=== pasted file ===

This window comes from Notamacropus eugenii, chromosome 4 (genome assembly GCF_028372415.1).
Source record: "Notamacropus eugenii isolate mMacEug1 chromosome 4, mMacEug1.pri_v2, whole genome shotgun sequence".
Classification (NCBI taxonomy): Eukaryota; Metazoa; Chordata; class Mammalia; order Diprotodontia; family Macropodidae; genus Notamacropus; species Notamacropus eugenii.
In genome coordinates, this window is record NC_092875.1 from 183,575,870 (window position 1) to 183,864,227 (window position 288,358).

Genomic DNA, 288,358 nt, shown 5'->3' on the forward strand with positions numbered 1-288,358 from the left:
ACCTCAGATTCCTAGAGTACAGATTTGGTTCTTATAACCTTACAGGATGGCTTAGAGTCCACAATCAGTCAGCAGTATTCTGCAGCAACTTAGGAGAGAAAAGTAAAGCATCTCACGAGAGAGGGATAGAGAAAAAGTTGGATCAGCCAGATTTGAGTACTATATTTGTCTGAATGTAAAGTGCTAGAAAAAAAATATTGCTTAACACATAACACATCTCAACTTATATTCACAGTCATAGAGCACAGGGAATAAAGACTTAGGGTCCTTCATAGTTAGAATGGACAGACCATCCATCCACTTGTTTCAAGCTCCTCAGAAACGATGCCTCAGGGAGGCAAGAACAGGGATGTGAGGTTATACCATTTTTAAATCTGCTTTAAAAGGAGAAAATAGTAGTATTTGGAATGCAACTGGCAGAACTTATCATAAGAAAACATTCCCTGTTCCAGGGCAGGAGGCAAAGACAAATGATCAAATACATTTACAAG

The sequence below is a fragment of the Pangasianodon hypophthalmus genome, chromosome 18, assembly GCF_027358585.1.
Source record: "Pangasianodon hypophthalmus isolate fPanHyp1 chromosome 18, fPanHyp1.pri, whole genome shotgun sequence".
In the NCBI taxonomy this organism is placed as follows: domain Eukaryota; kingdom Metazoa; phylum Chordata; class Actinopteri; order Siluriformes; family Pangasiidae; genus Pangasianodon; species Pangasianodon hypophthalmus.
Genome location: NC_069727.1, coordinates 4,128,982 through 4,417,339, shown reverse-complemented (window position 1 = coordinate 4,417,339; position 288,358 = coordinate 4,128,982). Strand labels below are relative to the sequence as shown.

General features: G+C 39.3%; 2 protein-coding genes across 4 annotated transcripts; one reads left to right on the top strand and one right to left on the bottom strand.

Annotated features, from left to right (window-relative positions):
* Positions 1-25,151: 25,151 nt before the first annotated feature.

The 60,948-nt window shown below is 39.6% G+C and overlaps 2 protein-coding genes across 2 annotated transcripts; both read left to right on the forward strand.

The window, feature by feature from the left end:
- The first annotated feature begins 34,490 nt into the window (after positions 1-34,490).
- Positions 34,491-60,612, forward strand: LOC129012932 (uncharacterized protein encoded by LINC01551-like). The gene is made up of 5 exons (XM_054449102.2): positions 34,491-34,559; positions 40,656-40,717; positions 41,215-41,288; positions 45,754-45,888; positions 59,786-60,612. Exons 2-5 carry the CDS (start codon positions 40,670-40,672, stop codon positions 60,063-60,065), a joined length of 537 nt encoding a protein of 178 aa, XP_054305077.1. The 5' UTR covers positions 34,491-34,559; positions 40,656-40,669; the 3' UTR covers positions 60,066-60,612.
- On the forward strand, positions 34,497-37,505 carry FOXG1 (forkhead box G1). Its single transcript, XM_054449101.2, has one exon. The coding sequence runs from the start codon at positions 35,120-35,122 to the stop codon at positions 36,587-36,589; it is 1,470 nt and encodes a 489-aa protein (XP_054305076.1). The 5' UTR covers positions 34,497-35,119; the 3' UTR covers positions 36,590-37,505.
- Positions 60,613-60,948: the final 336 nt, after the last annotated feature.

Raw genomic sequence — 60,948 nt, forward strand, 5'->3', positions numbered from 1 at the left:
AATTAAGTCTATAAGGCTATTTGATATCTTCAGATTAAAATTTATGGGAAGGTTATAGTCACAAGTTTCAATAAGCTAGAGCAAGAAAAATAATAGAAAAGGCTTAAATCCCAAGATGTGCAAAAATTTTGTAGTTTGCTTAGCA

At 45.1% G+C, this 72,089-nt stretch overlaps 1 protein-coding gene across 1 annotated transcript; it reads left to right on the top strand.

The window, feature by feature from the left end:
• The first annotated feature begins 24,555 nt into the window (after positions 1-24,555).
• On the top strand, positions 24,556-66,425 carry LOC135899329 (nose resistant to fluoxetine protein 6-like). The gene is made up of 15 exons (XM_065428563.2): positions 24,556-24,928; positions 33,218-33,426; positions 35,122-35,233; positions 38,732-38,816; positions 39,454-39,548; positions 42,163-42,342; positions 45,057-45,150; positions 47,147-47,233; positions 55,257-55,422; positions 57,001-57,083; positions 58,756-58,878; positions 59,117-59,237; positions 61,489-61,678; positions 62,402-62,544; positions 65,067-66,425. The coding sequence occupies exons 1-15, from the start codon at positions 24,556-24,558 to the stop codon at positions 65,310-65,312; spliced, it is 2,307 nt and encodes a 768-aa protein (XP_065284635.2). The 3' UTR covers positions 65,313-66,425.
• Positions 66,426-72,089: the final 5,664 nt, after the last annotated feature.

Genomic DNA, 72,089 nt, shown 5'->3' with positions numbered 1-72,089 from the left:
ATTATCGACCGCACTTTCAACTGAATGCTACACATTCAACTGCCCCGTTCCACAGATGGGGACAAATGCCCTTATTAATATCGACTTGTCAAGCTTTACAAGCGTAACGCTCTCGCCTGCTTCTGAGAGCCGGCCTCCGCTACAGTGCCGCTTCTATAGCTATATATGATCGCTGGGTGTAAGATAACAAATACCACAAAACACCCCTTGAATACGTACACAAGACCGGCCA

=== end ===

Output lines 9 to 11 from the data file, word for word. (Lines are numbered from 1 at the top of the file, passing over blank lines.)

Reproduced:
In the NCBI taxonomy this organism is placed as follows: domain Eukaryota; kingdom Metazoa; phylum Chordata; class Actinopteri; order Siluriformes; family Pangasiidae; genus Pangasianodon; species Pangasianodon hypophthalmus.
Genome location: NC_069727.1, coordinates 4,128,982 through 4,417,339, shown reverse-complemented (window position 1 = coordinate 4,417,339; position 288,358 = coordinate 4,128,982). Strand labels below are relative to the sequence as shown.

General features: G+C 39.3%; 2 protein-coding genes across 4 annotated transcripts; one reads left to right on the top strand and one right to left on the bottom strand.